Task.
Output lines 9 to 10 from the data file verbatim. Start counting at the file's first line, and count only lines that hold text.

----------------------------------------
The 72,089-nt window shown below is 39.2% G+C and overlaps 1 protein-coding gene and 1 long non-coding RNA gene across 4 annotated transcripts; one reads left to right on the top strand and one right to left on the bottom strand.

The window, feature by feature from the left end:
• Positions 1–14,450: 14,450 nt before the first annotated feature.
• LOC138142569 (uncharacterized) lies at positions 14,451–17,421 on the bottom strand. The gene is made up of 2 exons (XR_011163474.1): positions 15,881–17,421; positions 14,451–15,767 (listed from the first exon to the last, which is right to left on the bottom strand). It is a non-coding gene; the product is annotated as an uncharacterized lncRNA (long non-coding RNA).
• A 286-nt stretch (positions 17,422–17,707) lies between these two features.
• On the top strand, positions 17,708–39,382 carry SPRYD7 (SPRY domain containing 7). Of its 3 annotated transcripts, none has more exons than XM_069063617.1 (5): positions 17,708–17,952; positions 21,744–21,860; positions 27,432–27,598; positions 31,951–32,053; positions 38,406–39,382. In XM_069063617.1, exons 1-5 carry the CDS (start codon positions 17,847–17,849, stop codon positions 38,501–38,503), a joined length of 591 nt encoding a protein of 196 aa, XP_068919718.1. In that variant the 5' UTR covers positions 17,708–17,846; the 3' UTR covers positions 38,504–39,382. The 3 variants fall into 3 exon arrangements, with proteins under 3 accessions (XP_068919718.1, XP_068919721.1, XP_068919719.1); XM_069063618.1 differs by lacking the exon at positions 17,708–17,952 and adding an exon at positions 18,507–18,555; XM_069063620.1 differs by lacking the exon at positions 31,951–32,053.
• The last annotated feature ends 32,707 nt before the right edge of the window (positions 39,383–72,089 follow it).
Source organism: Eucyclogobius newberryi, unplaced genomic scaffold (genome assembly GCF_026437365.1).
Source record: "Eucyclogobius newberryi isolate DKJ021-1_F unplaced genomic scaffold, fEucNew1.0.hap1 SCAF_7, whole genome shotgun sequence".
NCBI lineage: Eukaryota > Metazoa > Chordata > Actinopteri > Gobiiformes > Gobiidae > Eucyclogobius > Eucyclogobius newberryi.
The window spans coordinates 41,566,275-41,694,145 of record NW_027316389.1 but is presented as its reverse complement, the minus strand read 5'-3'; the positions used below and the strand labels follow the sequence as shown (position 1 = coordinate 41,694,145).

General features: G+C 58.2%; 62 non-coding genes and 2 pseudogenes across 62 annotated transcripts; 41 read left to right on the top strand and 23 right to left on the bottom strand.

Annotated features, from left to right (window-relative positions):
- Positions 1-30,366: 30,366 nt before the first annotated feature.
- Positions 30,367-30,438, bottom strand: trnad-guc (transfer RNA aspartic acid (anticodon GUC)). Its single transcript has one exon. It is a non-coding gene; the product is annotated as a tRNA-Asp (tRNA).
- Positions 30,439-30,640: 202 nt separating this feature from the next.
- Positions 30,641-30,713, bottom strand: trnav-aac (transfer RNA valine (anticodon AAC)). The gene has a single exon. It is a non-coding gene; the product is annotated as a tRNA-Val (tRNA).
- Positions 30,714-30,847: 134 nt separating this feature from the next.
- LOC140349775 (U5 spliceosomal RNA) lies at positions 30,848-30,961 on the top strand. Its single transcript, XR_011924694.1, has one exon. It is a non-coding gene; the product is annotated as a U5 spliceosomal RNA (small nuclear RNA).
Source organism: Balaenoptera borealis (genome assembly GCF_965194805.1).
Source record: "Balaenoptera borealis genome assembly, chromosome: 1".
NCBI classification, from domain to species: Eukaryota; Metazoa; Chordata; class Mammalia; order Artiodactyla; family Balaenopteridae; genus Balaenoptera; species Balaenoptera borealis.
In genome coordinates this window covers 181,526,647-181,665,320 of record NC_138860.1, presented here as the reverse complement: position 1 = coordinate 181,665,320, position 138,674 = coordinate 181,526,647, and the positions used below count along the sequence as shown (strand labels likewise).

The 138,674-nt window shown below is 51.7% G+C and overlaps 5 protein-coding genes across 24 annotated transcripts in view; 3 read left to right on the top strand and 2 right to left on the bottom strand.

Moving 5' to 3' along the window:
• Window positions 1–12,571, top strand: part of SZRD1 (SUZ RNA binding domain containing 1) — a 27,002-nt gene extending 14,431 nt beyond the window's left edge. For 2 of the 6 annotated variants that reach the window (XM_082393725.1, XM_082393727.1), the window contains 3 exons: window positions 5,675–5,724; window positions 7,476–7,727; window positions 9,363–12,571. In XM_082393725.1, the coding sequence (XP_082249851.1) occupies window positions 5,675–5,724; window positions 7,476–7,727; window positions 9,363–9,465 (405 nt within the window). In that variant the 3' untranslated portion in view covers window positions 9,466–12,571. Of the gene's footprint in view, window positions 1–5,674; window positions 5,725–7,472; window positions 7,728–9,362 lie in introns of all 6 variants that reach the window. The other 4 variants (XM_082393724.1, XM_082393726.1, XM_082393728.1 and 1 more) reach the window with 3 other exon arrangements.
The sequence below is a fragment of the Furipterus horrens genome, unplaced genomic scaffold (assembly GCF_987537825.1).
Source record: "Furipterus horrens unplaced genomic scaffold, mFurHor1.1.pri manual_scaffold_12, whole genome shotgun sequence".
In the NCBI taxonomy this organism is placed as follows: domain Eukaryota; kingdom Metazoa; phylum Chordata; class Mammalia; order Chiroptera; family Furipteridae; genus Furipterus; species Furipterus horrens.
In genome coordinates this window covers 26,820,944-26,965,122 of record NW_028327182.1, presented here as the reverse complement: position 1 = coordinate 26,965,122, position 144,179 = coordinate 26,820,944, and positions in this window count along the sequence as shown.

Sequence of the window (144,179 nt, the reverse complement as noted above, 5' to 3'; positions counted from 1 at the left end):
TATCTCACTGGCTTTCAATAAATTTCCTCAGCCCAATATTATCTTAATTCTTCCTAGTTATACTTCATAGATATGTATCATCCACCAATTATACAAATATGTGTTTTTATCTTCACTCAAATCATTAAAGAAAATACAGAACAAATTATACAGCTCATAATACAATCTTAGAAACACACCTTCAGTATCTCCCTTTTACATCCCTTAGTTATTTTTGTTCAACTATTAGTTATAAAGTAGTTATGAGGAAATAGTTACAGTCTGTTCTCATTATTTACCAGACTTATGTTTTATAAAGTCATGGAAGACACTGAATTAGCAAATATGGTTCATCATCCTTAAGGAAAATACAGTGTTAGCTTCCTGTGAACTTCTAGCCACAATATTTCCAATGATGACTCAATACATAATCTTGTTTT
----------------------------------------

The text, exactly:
Source record: "Eucyclogobius newberryi isolate DKJ021-1_F unplaced genomic scaffold, fEucNew1.0.hap1 SCAF_7, whole genome shotgun sequence".
NCBI lineage: Eukaryota > Metazoa > Chordata > Actinopteri > Gobiiformes > Gobiidae > Eucyclogobius > Eucyclogobius newberryi.